See also White v City of Ann Arbor, 406 Mich 554, 562; 281 NW2d 283 (1979).

In view of the clear language of Secs. 19a(4) and 16 of the Act, if the solvency tax were erroneously collected, it could be returned to the taxpayer by order of the Michigan Employment Security Commission. Thus, the determinative question is whether the solvency tax collected pursuant to the above-cited sections of the Act and expended on automation, or collected but not expended thereon, may be deemed to have been erroneously collected, and therefore subject to refund.

The term 'erroneously collected' was interpreted by the Michigan Supreme Court in the context of the Michigan Employment Security Act in Lee v Employment Security Comm, 346 Mich 171, 177; 78 NW2d 309 (1956). In Lee, the Commission, based upon a registration report to determine liability showing individual ownership of the business involved, issued a determination holding the alleged individual owner subject to the provisions of the Act effective January 1, 1951. Over a year later, information was received that the business in question was actually owned and operated by a partnership from January 1, 1951 to September 1, 1951, and that it was owned and operated by one of the partners individually subsequent to September 1, 1951. Despite the new facts, the Commission issued a determination and a redetermination holding that the original liability determination could not be redetermined because more than one year had expired from the date of mailing of said determination and that no refund of contributions could be made under Sec. 16 of the Act. In holding that the appellant's contributions were erroneously collected and were therefore refundable, the Supreme Court adopted the trial court's finding of 'mutual error' as follows:

'It is apparent that the error herein concerned was an error on the part of the employer without subsequent correction by the commission upon its audit of the Master Polishing & Buffing Company books and records. The employer's bookkeeper made certain errors in filing the form UC 9 on November 9, 1951, but the commission's auditor apparently took no notice of plainly visible entries made on records which he admittedly examined.' Lee, supra, 346 Mich at 177.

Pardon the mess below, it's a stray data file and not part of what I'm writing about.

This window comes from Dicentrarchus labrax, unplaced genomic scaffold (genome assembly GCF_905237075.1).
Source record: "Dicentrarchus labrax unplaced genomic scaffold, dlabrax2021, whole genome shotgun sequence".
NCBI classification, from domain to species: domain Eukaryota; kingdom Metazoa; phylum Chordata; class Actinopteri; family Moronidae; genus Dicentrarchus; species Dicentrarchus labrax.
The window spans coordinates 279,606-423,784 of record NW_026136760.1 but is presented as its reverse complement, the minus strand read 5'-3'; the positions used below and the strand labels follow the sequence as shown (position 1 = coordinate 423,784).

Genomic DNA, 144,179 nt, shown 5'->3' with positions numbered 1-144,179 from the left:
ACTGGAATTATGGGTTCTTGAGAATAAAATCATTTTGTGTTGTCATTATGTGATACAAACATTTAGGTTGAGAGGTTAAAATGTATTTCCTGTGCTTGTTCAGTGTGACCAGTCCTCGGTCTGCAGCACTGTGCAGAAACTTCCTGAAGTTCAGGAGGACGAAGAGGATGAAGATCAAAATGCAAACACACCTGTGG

In Lee, through error, the petitioner failed to report to the Commission that a partnership operated the business for a period of time that he was held subject to the Act as an individual. This reporting error formed the basis for the Supreme Court's holding that the taxes collected from the individual owner during the period the partnership operated the business were erroneously collected within the meaning of Sec. 16 of the Act. A refund was granted because of the reporting error.

Consistent with Lee, the courts in other jurisdictions have authorized a refund in interpreting the term 'erroneously collected' when the mistake or error was made either by the employer or the administrator. Higgins, Inc v Walker, 129 So2d 840, 847 (La App, 1961); R B Raybern & Co v Indiana Employment Sec Bd, 141 Ind App 699, 704-705; 232 NE2d 891, 894 (1968). However, the California court has interpreted the term 'erroneously collected' as authorizing a refund of taxes only when there is a mistake or an error on the part of the taxing authority, either in the levy of the tax or in the collection process. Sierra Investment Corp v County of Sacramento, 252 CA2d 339, 343-344; 60 Cal Rptr 519, 522 (1967). In the situation herein, however, neither the Commission nor any taxpayer committed a mistake or error in the levy, payment, or collection of solvency taxes under the Act.

Under Sec. 10(6) of the Act, MCL 421.10; MSA 17.510, all money collected pursuant to the solvency tax is placed in the contingent fund. Then all amounts necessary to make interest payments on the federal borrowings and to cover the costs of the automation project were to be withdrawn from this fund. Since the above expenses were less than the total solvency tax collected, the contingent fund now contains an excess.

In enacting Sec. 10(6) of the Act, the Legislature dealt specifically with the problem of an excess resulting from the difference between the collection of taxes and the payment of federal interest obligations. In such instance, the excess is to be transferred, at the discretion of the Commission, into the unemployment compensation fund. The same section also provides that amounts erroneously collected shall be withdrawn and expended for that purpose upon order of the Commission. It is thus seen that the Legislature, within Sec. 10(6) of the Act, established a clear distinction between excess amounts and amounts erroneously collected. Had the Legislature intended that excess amounts be equated with amounts erroneously collected, it would not have placed into the statute language dealing specifically with excess amounts as contradistinguished from erroneously collected amounts.